About Singapore

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About Singapore

Post by camomile on Tue 07 Oct 2008, 4:32 pm

Since I was born in Singapore and live all my life in Singapore. I have been unfairly spending my time moderating Malaysian section since Malaysia is half of my heritage. Razz

Even though my heritage is partial Malaysia and partial Indonesia but my heart really in Singapore and a true Singaporean holding a Singapore passport.

Well I'm posting a new topic ABOUT SINGPORE is to tell others that Singapore is not a chinese country. We are part of Malaysia more than 40 years ago, our National Anthem is in Malay Language - Majulah Singapura. Our National Language is Malay but our OFFICIAL Language is English. Singapore is my country and this is where I belong and where I really feel comfort and safe when I live in it.


Last edited by camomile on Tue 07 Oct 2008, 4:36 pm; edited 1 time in total
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Re: About Singapore

Post by camomile on Tue 07 Oct 2008, 4:35 pm

Founding of Modern Singapore

The British, who were extending their dominion in India, and whose trade with China in the second half of the 18th century was expanding, saw the need for a port of call in this region to refit, revitalise and protect their merchant fleet, as well as to forestall any advance by the Dutch in the East Indies. As a result, they established trading posts in Penang (1786) and Singapore (1819), and captured Malacca from the Dutch (1795).
In late l818, Lord Hastings, Governor-General of India, gave tacit approval to Sir Stamford Raffles, Lieutenant-Governor of Bencoolen, to establish a trading station at the southern tip of the Malay Peninsula. On 29 January 1819, Raffles landed on the island of Singapore after having surveyed other nearby islands. The next day, he concluded a preliminary treaty with Temenggong Abdu'r Rahman to set up a trading post here. On 6 February 1819, a formal treaty was concluded with Sultan Hussein of Johor and the Temenggong, the de jure and defacto rulers of Singapore respectively.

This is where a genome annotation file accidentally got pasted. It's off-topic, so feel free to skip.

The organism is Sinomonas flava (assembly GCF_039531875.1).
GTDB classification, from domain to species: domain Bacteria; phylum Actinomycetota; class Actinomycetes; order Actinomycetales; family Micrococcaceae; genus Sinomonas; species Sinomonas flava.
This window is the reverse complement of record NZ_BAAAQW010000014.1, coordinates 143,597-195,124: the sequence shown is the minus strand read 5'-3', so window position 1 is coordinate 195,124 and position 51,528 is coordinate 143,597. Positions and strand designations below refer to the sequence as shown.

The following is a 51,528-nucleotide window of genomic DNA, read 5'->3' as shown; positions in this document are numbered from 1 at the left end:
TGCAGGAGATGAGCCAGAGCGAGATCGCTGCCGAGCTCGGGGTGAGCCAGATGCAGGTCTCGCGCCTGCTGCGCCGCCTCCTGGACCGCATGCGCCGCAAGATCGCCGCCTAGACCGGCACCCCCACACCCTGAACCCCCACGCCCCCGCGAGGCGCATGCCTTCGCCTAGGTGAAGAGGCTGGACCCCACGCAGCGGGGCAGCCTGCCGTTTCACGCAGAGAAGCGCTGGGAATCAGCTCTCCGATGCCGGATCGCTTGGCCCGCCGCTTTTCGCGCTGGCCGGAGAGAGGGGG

Singapore proved to be a prized settlement. By 1820, it was earning revenue, and three years later, its trade surpassed that of Penang. In 1824, Singapore's status as a British possession was formalised by two new treaties. The first was the Anglo-Dutch Treaty of March 1824, by which the Dutch withdrew all objections to the British occupation of Singapore. The second treaty was made with Sultan Hussein and Temenggong Abdu'r Rahman in August, by which the two owners ceded the island out right to the British in return for increased cash payments and pensions.
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Re: About Singapore

Post by camomile on Tue 14 Oct 2008, 12:33 pm

Singapore Weather
Like most of Southeast Asia, Singapore is generally hot and humid. It's warm and humid year round, with the temperature almost never dropping below 20C (68F), even at night, and usually climbing to 30C (86F) during the day. Recent times, it even reached till 35C. Humidity is high, mounting over a 75% mark.
November and December is the rainy season. June-August is considered to be the best time to visit, but even then it rains often. Don't let the climate stop you from going, however. Most buildings are air-conditioned (to the point that you may want to take a sweater), and pains have been taken to make everything as comfortable as can be, all things considered. When it does rain, it's generally only for a short period.
For those who enjoy the sun and the beach, Singapore is an ideal place for beach lovers, as you get the hot hot sun throughout the year. So when you're in Singapore, just bring along your cooling apparels and hats.
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Re: About Singapore

Post by camomile on Tue 14 Oct 2008, 12:33 pm

Singapore Geography
Singapore's strategic location at the southern tip of the Malaysian peninsula has ensured its importance, which is greater than its size might seem to justify. Singapore consists of the island of Singapore and some 63 islets within its territorial waters. The main island is about 26 mi/42 km from west to east and 14 mi/23 km from north to south. It's a mostly undulating country with low hills (the highest, 540-ft/166-m Bukit Timah Hill, is to the northwest of the city).
Singapore's Central Business District actually spreads across both the central and southern parts of the island (you'll know when you're there - it boasts striking high-rise structures). You can get a good visual orientation to the city as you cross the Benjamin Sheares Bridge on the East Coast Parkway, which links the airport to the city center. The Singapore cityscape looks magnificent, particularly at night when buildings are brilliantly lit. Offshore, there appears to be another city all lit up because of the many ships anchored there - Singapore is one of the busiest seaports in the world.